Nuclear Iran, Yes or No?
“If we elect Barack Obama, Iran will have nuclear weapons. If you elect Mitt Romney, if you elect me, they will not,” said Mr. Romney during Saturday night’s Republican primary foreign policy debate in South Carolina. A simple enough statement, and yet it is the first concrete guarantee from a high profile American politician that whatever it takes, Iran will not be allowed to develop a nuclear arsenal.
President Obama responded to critique on his handling of Iran by Republican candidates by patting himself on the back, saying that “the (existing) sanctions have enormous bite and enormous scope.” The president referenced his discussions with China and Russia reporting that “All three of us entirely agree on the objective, which is making sure that Iran does not weaponize nuclear power and we do not trigger a nuclear arms race in the region, that’s in the interest of all of us. We will be consulting with them carefully over the next several weeks to look at what other options we have available to us.”
If Obama is aligning his objectives on Iran with Russia, which has been supplying nuclear expertise and equipment to Iran, and China who has fought against further sanctions and isolation of Iran, we might as well begin digging nuclear bunkers in our back yards. What exactly does Russia stand to lose in allowing Iran to go nuclear? What does China stand to lose? A weakened United States is an objective of both, and they can be sure that Iranian nuclear belligerence will not be directed against them.
As we enter election season the American people and America’s allies have a right to know where exactly Obama stands, without doubt. Will he, or will he not allow Iran to develop nuclear weapons? Of course that is his objective, but can we rest assured that when push comes to shove, when all else fails whatever the methods or options, this is guaranteed?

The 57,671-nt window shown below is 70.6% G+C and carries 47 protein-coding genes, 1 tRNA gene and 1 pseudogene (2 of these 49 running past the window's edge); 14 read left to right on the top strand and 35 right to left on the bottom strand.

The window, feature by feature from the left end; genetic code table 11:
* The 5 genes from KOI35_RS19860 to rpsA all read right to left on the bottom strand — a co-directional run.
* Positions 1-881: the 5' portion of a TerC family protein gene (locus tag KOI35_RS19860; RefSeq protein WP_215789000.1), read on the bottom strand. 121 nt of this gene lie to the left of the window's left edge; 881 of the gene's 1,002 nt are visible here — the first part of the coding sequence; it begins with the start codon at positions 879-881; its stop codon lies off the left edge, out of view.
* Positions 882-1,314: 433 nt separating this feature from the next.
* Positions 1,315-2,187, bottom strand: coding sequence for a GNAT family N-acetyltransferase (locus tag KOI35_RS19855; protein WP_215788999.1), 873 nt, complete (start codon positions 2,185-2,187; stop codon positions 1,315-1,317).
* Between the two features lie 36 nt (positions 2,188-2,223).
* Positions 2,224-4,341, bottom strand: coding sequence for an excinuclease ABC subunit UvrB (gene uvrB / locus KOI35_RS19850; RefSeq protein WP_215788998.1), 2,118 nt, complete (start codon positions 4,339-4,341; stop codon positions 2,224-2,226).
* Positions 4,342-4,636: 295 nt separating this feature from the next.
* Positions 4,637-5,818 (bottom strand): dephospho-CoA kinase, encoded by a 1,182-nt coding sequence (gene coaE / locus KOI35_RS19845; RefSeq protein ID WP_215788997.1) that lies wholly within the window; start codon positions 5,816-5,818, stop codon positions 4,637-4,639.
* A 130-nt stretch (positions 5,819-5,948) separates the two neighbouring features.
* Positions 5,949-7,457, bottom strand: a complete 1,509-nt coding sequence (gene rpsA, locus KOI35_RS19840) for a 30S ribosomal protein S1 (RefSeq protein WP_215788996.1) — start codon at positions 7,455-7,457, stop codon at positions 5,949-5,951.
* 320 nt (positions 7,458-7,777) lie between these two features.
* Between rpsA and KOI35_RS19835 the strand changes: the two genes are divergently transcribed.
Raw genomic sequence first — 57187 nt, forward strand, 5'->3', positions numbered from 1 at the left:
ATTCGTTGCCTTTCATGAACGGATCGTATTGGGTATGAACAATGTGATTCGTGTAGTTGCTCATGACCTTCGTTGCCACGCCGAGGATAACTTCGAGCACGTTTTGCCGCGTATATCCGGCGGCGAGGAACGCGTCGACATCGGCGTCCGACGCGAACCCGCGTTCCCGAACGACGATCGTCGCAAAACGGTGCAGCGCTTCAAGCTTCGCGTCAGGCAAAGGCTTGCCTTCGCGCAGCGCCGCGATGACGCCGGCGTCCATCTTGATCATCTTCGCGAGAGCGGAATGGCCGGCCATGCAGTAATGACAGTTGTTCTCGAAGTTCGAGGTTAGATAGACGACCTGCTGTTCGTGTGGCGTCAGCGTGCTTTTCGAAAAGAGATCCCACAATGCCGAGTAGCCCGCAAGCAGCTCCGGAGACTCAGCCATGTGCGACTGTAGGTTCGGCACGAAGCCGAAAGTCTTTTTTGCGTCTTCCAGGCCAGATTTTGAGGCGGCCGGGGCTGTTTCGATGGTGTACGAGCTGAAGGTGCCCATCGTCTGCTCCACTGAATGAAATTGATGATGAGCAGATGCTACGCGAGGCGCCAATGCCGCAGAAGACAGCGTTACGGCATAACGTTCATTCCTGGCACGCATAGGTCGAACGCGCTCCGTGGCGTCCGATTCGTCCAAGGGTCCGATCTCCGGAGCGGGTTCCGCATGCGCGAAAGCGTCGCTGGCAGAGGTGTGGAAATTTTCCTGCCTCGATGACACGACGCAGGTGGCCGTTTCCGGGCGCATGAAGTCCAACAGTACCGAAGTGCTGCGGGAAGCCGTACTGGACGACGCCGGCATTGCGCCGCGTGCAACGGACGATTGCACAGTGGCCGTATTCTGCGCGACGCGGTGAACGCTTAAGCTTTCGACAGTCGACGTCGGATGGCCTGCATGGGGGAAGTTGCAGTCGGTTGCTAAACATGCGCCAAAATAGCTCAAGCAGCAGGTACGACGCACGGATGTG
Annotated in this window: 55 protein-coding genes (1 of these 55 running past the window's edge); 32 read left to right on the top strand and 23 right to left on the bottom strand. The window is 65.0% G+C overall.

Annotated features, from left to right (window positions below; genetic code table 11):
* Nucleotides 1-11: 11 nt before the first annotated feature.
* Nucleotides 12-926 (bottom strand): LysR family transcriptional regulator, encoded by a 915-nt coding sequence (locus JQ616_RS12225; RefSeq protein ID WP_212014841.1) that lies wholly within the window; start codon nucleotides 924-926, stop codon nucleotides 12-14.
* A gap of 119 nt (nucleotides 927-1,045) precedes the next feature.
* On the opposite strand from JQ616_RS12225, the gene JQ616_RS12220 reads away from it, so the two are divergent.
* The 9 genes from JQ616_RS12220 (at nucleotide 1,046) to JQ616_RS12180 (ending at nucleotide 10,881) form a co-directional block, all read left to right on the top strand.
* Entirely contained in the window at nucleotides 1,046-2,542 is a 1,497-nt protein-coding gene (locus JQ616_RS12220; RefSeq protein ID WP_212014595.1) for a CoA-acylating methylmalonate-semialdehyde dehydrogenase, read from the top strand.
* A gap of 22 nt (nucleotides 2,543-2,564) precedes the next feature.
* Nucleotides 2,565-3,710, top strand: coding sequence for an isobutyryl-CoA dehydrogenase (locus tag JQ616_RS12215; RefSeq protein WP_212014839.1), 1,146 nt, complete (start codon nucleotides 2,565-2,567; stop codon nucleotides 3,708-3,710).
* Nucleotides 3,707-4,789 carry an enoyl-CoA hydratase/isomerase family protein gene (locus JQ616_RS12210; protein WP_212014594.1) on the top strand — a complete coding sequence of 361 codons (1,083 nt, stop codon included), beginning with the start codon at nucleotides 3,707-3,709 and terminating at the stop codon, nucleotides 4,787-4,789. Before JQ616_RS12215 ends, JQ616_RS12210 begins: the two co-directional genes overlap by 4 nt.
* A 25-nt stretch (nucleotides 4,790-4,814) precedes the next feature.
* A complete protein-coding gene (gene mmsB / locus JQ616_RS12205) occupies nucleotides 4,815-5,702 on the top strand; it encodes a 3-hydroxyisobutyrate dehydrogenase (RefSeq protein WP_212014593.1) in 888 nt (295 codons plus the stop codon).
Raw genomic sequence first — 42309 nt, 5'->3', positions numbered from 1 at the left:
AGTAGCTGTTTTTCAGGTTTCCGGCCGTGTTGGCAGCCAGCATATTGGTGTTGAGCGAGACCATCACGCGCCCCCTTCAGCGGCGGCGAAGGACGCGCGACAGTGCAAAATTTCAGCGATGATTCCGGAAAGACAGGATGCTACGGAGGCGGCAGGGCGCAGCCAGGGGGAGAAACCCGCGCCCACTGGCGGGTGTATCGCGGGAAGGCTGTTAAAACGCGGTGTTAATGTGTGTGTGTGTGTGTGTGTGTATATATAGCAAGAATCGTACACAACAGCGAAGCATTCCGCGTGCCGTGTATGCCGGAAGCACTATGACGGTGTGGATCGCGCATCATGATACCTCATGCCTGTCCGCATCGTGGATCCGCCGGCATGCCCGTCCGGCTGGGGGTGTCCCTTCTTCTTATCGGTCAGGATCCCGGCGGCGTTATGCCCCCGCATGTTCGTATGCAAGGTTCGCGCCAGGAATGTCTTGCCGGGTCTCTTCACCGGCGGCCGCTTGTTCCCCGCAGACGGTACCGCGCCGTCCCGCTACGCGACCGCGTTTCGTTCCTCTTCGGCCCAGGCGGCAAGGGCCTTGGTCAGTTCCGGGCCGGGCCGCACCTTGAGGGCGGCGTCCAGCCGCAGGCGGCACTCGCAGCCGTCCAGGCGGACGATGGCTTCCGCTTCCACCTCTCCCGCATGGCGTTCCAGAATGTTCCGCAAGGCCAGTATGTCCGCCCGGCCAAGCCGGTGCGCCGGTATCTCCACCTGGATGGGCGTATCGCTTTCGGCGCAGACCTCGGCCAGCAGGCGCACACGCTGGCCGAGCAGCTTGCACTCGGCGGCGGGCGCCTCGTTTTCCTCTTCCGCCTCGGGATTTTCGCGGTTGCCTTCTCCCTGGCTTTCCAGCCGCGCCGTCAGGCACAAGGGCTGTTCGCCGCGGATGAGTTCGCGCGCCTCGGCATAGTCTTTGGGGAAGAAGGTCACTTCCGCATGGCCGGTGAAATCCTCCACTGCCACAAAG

The recent release of the IAEA report on Iranian nuclear activity was damning, and has moved the issue of Iran to the front and center of political foreign policy debate. Mitt Romney and other candidates have recognized that the American people want this simple question answered, and he will continue to relentlessly hammer this message as his single greatest departure from the policies of the Obama administration. Obama can dangle his Libya ‘success’ or the killing of Osama Bin Laden as achievements, but let’s face it, those were easy choices, they came with little risk and minimal cost. With Iran, there is much at stake, and Republicans can capitalize on the general lack of trust in the President to make tough choices on issues of national security.
Concern has reached a point that even conservative critics of the Iraq war often tie their critique to Iran, saying, that the failure of Iraq was in the misdirection of resources that should have been used to stop Iran.
In his recent Daily Beast column on the foreign policy debate, columnist Peter Beinart – who incidentally is writing a book entitled The Crisis of Zionism – routinely lumps together all key foreign policy topics that were discussed as if they are remotely on par with one another. Afghanistan, Pakistan, waterboarding and even Israel are policy issues. Iran is the issue of the day, in a class of its own.
Beinart is correct that America is by no means in gung ho mode, economic uncertainty has even led conservatives to want to hunker down, lie low and ride it out. Spend little, save, build and work to re-establish America’s economic stability, the bedrock of its strength.
In the past, this may have been the way to go, but presented with the unique threat of Iran, the onset of this collective mindset may be the most calamitous outcome of the recession. A bad economy is always reversible; it results in hardship but rarely wholesale death and destruction. The threat of Iran however, is real, irreversible and of a magnitude that far surpasses any that we have seen in our lifetime.
The threat of Iran is by no means diminishing, as the mullahs are emboldened. Advanced weaponry testing will continue to make Western headlines, as well as tales of Iranian meddling in Iraq, Afghanistan, Egypt, Libya and on Israel’s borders. When it comes to foreign policy, Iran is increasingly becoming a silver bullet for Republicans.
Obama’s likely presidential challenger Mitt Romney has understood the centrality of the issue and has made his position clear. On the Iranian nuclear issue, Obama must now simply answer, yes, or no?